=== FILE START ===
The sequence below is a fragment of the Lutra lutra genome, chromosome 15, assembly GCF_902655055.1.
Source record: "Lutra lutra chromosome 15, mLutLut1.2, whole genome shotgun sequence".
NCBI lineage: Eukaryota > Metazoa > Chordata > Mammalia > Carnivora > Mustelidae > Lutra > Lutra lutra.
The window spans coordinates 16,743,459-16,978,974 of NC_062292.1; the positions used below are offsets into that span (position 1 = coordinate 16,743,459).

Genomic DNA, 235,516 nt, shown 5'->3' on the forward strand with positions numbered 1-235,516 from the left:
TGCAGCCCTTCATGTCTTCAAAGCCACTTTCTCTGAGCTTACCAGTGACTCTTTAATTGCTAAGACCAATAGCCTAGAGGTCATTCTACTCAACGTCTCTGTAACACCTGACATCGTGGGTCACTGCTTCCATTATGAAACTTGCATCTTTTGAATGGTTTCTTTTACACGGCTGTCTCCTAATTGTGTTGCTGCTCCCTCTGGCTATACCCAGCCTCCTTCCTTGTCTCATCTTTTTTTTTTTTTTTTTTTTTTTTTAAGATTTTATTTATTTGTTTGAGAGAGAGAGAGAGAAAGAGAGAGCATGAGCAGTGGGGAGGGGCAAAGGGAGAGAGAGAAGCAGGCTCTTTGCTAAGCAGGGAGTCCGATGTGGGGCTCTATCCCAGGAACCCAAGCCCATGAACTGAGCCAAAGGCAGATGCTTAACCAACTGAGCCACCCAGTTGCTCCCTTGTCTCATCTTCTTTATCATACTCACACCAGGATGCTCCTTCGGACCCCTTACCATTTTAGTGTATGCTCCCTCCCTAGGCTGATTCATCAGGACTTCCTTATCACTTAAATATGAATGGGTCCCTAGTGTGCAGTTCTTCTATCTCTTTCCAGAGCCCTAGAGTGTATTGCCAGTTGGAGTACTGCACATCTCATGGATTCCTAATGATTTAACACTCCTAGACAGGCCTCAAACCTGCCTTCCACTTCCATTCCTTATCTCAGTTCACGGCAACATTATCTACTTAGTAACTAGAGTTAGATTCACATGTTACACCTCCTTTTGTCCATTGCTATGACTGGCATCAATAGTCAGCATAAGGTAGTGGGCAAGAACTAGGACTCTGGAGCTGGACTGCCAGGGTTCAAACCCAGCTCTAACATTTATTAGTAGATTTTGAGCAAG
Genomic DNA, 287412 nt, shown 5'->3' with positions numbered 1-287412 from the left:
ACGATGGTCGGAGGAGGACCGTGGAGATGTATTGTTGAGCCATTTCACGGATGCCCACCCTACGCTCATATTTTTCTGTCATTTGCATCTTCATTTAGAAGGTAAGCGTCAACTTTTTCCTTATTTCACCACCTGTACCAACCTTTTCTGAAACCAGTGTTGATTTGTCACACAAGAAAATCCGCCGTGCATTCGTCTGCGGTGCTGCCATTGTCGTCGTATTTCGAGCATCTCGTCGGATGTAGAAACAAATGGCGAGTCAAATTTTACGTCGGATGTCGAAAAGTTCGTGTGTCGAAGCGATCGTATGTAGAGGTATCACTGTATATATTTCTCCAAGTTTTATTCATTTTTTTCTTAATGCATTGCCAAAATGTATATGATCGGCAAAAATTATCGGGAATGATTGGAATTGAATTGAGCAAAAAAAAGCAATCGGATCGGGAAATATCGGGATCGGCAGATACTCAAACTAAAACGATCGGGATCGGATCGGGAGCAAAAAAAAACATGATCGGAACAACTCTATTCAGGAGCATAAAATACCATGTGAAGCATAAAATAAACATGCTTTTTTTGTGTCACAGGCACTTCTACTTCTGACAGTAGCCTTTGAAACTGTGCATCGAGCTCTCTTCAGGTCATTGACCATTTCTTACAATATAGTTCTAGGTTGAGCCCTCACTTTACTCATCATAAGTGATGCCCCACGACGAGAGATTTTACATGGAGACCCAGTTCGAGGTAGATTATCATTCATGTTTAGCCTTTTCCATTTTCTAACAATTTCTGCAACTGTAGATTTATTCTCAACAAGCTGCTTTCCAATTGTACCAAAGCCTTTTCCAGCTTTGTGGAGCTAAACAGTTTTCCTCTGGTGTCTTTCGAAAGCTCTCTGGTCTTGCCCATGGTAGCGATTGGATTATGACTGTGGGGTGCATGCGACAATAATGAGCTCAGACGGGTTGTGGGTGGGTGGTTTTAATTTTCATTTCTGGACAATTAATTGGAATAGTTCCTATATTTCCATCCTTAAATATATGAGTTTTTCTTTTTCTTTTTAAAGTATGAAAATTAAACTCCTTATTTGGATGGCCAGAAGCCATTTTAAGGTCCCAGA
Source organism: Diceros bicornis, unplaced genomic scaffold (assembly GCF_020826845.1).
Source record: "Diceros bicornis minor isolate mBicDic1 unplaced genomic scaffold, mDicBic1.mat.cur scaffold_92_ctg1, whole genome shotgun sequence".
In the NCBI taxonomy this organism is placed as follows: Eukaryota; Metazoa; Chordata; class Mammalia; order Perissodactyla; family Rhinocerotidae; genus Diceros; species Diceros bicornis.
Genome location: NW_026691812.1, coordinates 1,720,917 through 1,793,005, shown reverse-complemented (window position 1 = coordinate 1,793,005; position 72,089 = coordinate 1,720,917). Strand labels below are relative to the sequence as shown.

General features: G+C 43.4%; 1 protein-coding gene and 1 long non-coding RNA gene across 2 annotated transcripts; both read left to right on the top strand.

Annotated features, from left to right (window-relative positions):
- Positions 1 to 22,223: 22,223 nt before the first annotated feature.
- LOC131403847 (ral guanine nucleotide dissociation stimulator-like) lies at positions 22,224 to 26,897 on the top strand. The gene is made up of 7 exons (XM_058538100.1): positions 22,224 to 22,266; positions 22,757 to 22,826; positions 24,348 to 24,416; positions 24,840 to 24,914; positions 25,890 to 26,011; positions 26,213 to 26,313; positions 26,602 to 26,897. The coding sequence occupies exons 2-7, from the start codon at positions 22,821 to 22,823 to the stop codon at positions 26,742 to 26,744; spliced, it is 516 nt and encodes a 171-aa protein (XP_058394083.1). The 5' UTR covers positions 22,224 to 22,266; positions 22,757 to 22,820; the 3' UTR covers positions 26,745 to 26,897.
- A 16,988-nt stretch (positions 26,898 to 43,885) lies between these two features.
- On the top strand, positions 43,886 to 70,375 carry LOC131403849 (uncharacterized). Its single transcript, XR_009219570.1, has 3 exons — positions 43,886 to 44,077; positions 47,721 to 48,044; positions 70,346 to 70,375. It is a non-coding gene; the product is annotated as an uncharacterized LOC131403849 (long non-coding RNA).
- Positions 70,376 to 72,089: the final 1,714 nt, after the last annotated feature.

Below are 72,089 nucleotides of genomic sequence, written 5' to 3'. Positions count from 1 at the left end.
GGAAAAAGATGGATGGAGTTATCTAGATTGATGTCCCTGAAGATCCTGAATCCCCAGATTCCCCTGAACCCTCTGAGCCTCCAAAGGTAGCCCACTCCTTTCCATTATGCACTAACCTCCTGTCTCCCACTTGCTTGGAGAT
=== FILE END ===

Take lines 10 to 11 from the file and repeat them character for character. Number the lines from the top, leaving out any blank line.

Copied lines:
Source record: "Diceros bicornis minor isolate mBicDic1 unplaced genomic scaffold, mDicBic1.mat.cur scaffold_92_ctg1, whole genome shotgun sequence".
In the NCBI taxonomy this organism is placed as follows: Eukaryota; Metazoa; Chordata; class Mammalia; order Perissodactyla; family Rhinocerotidae; genus Diceros; species Diceros bicornis.